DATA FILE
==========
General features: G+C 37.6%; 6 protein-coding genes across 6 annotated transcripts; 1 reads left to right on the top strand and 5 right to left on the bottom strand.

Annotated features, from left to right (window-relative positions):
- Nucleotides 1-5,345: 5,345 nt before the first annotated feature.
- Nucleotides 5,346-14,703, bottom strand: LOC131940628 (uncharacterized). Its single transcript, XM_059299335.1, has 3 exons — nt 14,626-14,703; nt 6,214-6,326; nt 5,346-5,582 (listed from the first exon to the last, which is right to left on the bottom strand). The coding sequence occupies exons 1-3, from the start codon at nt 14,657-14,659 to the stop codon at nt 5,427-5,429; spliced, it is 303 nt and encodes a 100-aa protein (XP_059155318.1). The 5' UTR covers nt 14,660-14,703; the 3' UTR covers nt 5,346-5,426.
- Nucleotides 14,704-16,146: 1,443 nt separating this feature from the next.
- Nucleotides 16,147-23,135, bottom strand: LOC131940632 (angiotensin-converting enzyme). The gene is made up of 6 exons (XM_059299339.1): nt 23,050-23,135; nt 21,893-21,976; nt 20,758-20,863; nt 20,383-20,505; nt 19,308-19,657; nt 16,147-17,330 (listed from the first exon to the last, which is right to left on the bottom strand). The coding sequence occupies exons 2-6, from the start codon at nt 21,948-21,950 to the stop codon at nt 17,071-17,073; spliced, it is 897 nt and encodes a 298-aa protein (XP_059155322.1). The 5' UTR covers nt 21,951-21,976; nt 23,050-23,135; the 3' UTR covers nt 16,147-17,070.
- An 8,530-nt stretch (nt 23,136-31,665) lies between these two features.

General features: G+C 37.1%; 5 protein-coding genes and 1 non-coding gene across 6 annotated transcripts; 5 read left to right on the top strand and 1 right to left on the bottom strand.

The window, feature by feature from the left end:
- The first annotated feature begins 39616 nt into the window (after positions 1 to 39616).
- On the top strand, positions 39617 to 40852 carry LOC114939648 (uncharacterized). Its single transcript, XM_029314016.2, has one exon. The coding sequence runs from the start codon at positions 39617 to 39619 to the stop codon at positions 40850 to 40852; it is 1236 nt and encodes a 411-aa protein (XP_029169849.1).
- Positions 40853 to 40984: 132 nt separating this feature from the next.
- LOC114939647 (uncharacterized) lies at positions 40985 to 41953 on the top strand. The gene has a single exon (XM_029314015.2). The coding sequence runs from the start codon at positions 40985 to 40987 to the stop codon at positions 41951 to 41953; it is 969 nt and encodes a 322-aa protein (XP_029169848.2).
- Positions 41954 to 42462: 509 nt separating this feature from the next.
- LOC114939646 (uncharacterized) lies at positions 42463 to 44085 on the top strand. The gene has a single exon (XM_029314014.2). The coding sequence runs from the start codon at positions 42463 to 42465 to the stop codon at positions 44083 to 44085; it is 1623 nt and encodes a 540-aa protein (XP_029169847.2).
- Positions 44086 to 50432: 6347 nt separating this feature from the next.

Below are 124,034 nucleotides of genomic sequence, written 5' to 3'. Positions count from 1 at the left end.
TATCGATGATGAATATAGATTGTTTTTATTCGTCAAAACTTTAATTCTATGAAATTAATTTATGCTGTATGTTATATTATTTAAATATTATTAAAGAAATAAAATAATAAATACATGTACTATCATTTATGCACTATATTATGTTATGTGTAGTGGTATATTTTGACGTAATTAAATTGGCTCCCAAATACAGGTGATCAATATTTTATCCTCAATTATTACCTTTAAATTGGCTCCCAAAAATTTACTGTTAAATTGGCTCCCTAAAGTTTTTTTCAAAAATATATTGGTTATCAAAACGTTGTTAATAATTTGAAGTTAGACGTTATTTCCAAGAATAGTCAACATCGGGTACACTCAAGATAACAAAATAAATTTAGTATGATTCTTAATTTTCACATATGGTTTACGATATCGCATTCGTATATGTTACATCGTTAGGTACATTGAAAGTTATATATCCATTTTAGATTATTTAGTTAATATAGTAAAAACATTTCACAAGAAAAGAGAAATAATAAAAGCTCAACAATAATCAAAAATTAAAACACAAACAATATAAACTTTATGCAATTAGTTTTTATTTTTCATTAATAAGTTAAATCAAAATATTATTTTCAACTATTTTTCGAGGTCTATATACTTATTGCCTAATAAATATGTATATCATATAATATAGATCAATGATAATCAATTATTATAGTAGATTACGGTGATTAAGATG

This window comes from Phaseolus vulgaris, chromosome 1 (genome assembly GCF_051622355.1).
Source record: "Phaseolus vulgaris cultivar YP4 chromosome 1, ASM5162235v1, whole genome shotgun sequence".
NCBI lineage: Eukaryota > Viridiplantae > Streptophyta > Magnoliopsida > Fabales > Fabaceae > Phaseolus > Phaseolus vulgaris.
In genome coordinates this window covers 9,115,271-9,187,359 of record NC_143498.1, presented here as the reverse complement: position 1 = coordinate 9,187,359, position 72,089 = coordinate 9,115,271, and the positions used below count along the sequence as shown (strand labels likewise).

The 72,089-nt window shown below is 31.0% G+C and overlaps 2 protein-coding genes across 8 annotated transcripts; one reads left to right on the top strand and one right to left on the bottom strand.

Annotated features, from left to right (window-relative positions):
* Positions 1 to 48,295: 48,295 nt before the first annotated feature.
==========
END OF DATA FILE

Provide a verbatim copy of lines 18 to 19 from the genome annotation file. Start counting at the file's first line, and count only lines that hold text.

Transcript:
TATCGATGATGAATATAGATTGTTTTTATTCGTCAAAACTTTAATTCTATGAAATTAATTTATGCTGTATGTTATATTATTTAAATATTATTAAAGAAATAAAATAATAAATACATGTACTATCATTTATGCACTATATTATGTTATGTGTAGTGGTATATTTTGACGTAATTAAATTGGCTCCCAAATACAGGTGATCAATATTTTATCCTCAATTATTACCTTTAAATTGGCTCCCAAAAATTTACTGTTAAATTGGCTCCCTAAAGTTTTTTTCAAAAATATATTGGTTATCAAAACGTTGTTAATAATTTGAAGTTAGACGTTATTTCCAAGAATAGTCAACATCGGGTACACTCAAGATAACAAAATAAATTTAGTATGATTCTTAATTTTCACATATGGTTTACGATATCGCATTCGTATATGTTACATCGTTAGGTACATTGAAAGTTATATATCCATTTTAGATTATTTAGTTAATATAGTAAAAACATTTCACAAGAAAAGAGAAATAATAAAAGCTCAACAATAATCAAAAATTAAAACACAAACAATATAAACTTTATGCAATTAGTTTTTATTTTTCATTAATAAGTTAAATCAAAATATTATTTTCAACTATTTTTCGAGGTCTATATACTTATTGCCTAATAAATATGTATATCATATAATATAGATCAATGATAATCAATTATTATAGTAGATTACGGTGATTAAGATG

This window comes from Phaseolus vulgaris, chromosome 1 (genome assembly GCF_051622355.1).